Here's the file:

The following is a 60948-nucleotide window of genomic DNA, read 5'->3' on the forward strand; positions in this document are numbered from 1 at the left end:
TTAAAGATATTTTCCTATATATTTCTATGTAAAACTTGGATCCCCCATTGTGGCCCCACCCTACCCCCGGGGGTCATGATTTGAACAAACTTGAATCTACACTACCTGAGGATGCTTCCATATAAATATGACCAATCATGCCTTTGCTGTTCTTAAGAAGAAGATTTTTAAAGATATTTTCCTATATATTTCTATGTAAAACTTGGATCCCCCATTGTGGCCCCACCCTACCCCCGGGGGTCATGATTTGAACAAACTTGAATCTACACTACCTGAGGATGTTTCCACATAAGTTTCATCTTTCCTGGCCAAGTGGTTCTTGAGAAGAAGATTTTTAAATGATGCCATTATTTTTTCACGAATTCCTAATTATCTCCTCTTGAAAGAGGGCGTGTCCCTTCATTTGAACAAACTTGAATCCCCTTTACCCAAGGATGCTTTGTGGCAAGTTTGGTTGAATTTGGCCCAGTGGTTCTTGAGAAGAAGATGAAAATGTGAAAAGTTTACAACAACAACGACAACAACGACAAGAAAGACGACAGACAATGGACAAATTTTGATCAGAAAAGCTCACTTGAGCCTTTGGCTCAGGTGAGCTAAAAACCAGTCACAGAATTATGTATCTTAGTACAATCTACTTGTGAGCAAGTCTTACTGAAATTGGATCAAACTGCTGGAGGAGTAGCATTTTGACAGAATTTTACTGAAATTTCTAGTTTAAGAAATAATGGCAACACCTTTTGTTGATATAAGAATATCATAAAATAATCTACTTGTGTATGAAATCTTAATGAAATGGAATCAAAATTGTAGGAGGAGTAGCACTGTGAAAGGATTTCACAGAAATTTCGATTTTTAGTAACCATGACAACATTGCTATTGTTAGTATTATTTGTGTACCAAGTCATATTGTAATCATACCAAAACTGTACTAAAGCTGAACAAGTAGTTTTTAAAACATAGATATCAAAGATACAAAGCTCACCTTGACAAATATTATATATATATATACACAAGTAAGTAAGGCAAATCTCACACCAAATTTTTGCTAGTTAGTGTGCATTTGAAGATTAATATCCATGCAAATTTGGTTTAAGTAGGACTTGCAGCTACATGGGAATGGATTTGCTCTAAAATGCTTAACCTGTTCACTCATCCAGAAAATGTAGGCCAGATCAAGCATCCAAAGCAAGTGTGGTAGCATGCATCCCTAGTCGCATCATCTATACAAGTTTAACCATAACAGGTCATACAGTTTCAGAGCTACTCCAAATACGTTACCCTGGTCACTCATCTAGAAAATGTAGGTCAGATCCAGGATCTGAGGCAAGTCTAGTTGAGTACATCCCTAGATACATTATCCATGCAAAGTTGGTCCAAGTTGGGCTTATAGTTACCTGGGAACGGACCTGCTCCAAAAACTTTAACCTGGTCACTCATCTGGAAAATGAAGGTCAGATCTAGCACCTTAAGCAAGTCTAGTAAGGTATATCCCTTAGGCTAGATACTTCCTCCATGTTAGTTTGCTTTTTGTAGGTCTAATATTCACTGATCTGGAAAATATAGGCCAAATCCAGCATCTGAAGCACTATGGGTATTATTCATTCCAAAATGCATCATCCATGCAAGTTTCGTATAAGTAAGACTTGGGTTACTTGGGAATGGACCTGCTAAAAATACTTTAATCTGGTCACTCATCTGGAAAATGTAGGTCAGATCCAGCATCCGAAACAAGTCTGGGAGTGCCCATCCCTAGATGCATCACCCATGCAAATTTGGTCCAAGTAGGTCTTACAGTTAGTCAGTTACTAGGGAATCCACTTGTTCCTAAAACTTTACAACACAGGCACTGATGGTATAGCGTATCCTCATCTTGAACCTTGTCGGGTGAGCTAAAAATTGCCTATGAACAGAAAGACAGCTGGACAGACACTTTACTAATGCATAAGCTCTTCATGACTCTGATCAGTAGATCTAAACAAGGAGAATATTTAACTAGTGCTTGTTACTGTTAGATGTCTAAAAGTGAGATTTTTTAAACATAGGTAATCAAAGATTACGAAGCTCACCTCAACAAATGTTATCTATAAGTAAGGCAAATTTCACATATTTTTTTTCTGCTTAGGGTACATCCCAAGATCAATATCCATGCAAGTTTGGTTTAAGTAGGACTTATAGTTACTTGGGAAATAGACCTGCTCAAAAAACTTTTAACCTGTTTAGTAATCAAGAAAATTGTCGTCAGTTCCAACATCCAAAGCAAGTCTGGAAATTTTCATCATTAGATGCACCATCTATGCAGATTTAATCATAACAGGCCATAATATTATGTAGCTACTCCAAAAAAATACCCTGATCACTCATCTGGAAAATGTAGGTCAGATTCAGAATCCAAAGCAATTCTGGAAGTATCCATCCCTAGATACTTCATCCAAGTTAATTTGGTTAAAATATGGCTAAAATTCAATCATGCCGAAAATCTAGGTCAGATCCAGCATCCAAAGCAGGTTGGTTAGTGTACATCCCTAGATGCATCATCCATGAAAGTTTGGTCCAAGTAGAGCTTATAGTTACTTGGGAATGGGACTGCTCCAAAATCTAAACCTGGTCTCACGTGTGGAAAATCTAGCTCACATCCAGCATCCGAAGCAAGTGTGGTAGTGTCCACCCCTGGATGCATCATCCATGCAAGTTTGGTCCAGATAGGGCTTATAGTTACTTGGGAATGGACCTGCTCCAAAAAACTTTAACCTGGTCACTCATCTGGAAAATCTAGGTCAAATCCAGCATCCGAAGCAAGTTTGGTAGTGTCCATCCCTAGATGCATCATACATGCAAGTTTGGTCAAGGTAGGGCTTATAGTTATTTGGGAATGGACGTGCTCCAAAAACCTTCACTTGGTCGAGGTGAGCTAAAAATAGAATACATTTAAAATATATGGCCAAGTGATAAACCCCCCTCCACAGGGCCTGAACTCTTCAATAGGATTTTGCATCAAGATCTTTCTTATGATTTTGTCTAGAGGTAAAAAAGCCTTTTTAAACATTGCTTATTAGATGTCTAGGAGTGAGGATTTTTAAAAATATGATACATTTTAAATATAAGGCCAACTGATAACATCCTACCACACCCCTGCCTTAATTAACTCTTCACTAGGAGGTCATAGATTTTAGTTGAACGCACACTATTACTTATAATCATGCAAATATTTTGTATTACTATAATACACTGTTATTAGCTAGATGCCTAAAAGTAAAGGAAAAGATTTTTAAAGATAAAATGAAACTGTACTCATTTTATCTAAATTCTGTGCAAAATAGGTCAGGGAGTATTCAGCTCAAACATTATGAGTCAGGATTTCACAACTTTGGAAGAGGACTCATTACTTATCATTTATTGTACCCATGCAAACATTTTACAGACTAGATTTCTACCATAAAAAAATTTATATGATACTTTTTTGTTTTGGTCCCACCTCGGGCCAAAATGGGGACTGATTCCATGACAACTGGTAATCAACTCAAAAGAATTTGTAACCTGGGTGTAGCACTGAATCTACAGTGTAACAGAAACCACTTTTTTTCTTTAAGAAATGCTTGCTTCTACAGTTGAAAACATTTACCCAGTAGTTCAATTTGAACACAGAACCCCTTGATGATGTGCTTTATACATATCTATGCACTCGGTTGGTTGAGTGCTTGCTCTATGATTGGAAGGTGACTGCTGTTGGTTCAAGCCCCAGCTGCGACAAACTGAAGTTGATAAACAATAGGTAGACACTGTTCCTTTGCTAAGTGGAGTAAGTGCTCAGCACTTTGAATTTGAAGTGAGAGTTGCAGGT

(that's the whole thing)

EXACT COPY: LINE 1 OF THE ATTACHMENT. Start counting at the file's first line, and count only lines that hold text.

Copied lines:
The following is a 60948-nucleotide window of genomic DNA, read 5'->3' on the forward strand; positions in this document are numbered from 1 at the left end: